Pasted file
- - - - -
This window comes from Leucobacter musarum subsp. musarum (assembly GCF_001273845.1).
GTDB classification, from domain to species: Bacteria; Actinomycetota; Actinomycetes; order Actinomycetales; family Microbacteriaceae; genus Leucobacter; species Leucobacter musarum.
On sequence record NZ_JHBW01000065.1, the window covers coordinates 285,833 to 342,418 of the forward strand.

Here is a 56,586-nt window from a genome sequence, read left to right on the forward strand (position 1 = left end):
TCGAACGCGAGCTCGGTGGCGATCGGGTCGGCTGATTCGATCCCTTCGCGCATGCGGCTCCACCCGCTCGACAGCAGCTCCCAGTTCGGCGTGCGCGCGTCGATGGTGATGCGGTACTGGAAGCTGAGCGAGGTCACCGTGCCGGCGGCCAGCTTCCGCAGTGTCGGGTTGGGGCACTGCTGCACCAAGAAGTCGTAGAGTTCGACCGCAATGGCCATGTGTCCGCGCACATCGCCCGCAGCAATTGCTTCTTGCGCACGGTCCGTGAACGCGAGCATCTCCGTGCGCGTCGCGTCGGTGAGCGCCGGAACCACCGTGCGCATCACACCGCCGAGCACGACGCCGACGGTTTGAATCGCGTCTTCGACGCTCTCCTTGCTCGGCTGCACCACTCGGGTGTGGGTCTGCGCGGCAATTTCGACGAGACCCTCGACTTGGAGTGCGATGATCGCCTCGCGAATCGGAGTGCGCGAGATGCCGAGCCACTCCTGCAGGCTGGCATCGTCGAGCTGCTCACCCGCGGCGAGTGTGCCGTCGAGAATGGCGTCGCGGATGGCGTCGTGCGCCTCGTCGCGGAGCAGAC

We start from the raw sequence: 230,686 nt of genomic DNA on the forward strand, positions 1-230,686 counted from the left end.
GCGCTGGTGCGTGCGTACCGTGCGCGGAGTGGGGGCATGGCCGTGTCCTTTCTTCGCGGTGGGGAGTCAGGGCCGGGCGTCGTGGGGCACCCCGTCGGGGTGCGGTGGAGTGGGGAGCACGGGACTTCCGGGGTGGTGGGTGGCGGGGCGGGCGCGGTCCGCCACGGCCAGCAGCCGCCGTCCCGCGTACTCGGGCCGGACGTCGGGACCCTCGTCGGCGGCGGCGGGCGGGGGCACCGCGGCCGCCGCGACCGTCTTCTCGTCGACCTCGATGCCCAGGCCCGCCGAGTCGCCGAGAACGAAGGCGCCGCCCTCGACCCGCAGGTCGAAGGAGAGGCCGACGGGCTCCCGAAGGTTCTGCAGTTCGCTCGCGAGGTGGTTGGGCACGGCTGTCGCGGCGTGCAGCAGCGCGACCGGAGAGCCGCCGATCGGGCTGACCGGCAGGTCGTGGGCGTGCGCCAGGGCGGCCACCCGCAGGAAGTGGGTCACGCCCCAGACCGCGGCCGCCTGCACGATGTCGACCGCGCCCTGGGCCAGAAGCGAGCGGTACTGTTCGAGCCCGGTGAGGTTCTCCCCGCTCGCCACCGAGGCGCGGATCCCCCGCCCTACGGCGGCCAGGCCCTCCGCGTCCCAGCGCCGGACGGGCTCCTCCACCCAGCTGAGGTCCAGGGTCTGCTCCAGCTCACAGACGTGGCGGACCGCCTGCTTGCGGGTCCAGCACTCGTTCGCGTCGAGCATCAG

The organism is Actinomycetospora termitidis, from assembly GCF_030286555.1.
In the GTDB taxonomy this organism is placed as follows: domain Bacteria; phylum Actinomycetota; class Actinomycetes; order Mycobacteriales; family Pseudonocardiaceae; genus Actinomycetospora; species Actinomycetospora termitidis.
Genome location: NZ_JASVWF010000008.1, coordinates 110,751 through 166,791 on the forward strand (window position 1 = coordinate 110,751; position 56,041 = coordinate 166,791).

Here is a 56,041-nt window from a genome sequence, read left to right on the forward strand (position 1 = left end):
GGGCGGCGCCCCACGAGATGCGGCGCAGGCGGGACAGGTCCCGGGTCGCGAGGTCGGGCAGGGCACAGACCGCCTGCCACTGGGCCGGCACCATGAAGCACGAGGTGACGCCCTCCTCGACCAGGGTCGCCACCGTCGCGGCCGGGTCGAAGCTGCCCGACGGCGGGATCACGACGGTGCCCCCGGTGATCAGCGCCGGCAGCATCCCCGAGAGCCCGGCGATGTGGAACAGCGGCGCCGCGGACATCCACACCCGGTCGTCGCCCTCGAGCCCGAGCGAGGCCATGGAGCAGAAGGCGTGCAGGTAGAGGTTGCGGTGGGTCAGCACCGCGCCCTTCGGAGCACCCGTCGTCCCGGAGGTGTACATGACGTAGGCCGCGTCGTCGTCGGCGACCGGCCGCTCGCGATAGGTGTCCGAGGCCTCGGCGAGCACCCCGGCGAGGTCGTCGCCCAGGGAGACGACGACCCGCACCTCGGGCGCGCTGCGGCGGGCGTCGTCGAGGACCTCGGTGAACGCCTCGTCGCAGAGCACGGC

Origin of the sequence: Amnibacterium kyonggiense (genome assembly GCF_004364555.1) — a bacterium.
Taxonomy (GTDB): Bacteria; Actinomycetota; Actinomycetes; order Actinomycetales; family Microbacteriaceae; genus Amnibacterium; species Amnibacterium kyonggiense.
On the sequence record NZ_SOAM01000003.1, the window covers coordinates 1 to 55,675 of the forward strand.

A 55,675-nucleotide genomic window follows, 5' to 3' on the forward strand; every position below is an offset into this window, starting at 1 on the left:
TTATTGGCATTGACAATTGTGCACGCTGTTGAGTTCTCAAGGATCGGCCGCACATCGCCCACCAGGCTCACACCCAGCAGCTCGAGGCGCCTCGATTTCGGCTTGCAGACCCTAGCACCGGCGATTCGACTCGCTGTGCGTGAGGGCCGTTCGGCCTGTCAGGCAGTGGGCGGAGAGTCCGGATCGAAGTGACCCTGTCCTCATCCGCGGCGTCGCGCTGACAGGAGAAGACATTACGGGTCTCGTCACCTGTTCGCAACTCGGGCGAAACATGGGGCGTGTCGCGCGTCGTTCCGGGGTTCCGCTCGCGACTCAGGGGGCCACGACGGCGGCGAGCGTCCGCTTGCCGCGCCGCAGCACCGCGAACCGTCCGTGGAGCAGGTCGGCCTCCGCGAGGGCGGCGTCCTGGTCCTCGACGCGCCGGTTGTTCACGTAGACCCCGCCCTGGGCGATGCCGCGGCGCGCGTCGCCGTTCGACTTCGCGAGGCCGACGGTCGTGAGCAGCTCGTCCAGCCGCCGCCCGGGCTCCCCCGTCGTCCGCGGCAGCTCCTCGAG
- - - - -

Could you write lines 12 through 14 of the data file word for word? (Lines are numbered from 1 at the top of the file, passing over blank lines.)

GGGCGGCGCCCCACGAGATGCGGCGCAGGCGGGACAGGTCCCGGGTCGCGAGGTCGGGCAGGGCACAGACCGCCTGCCACTGGGCCGGCACCATGAAGCACGAGGTGACGCCCTCCTCGACCAGGGTCGCCACCGTCGCGGCCGGGTCGAAGCTGCCCGACGGCGGGATCACGACGGTGCCCCCGGTGATCAGCGCCGGCAGCATCCCCGAGAGCCCGGCGATGTGGAACAGCGGCGCCGCGGACATCCACACCCGGTCGTCGCCCTCGAGCCCGAGCGAGGCCATGGAGCAGAAGGCGTGCAGGTAGAGGTTGCGGTGGGTCAGCACCGCGCCCTTCGGAGCACCCGTCGTCCCGGAGGTGTACATGACGTAGGCCGCGTCGTCGTCGGCGACCGGCCGCTCGCGATAGGTGTCCGAGGCCTCGGCGAGCACCCCGGCGAGGTCGTCGCCCAGGGAGACGACGACCCGCACCTCGGGCGCGCTGCGGCGGGCGTCGTCGAGGACCTCGGTGAACGCCTCGTCGCAGAGCACGGC

Origin of the sequence: Amnibacterium kyonggiense (genome assembly GCF_004364555.1) — a bacterium.
Taxonomy (GTDB): Bacteria; Actinomycetota; Actinomycetes; order Actinomycetales; family Microbacteriaceae; genus Amnibacterium; species Amnibacterium kyonggiense.